- an decrease in royalties that comes with the decrease in investment in development and social programs,
- an increase in social conflict, and
- large environmental liabilities.
In sum, the country's dependence on coal and the structural insufficiency for an eventual transition implies that, without adequate measures and the necessary budget, Colombia would face a possible social, economic and environmental crisis in the context of international decarbonization.
The just transition in the face of uncertainty
After analysing the possible impacts, CREER offered a series of recommendations that can become guidelines for the formulation of a life-saving policy in Colombia in the face of a possible crisis caused by the collapse of the coal market. They highlight the need to implement a just transition plan based on learning from the experiences of other countries and the importance of it being agreed upon by the different actors involved.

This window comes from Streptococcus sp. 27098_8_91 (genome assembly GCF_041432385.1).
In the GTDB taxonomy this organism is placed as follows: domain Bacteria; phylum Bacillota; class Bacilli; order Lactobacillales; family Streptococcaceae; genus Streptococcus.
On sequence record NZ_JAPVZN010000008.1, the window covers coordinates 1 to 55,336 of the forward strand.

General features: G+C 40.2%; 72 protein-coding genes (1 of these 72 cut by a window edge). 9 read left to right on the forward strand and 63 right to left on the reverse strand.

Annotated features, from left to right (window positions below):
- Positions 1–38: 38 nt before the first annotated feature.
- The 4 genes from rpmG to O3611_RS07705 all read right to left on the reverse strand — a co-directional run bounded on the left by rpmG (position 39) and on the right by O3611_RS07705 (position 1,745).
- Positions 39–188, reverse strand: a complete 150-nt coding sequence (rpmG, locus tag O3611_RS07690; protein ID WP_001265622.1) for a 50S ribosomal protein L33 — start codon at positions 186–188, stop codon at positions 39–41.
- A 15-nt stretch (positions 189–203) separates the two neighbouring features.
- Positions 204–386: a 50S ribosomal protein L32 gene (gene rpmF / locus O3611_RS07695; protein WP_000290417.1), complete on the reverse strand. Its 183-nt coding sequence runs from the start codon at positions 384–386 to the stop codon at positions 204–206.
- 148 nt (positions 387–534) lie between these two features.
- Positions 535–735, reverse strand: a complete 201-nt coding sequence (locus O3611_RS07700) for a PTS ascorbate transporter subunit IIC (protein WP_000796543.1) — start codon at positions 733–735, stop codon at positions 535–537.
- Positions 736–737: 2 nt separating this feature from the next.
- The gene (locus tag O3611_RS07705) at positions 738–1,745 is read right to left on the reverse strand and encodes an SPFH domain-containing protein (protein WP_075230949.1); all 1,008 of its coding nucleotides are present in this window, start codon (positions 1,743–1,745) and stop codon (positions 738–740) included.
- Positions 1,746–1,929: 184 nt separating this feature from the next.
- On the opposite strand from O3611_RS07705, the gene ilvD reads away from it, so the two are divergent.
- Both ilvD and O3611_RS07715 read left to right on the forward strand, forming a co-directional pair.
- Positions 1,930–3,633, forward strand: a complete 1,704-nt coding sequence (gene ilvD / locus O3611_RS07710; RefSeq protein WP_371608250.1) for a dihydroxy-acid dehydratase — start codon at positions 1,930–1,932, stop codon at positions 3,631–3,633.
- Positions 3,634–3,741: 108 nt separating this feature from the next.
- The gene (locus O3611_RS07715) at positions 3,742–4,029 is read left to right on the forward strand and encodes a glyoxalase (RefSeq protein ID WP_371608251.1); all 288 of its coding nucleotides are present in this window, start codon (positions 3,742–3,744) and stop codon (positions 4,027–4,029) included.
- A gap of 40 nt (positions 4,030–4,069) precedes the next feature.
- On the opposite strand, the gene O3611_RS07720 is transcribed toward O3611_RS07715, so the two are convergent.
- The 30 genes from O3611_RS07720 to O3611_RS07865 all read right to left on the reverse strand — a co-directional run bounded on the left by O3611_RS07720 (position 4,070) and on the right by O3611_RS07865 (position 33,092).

The contribution of developed countries
In addition, it highlights the important role that coal purchasing countries have in this task, since, as highlighted in the declaration on just transition at COP26, “developed” countries must contribute to the implementation of the just transition in countries such as Colombia, since as producers they depend of this economy that is sought to be abandoned. They are the ones who will be most affected.
Social Protection Fund
On the other hand, the national government and the mining companies must also assume their responsibilities to formulate and implement an energy transition hand in hand with the unions and affected communities. Therefore, the call is to agree on a just transition at the national and international level, capable of facing future scenarios of the coal economy, taking into account the boom in its prices and the arrival of dollars to the country as a consequence. These resources should be used for a Social Protection Fund for the communities most affected when the economic activity of coal would disappear due to the decarbonization.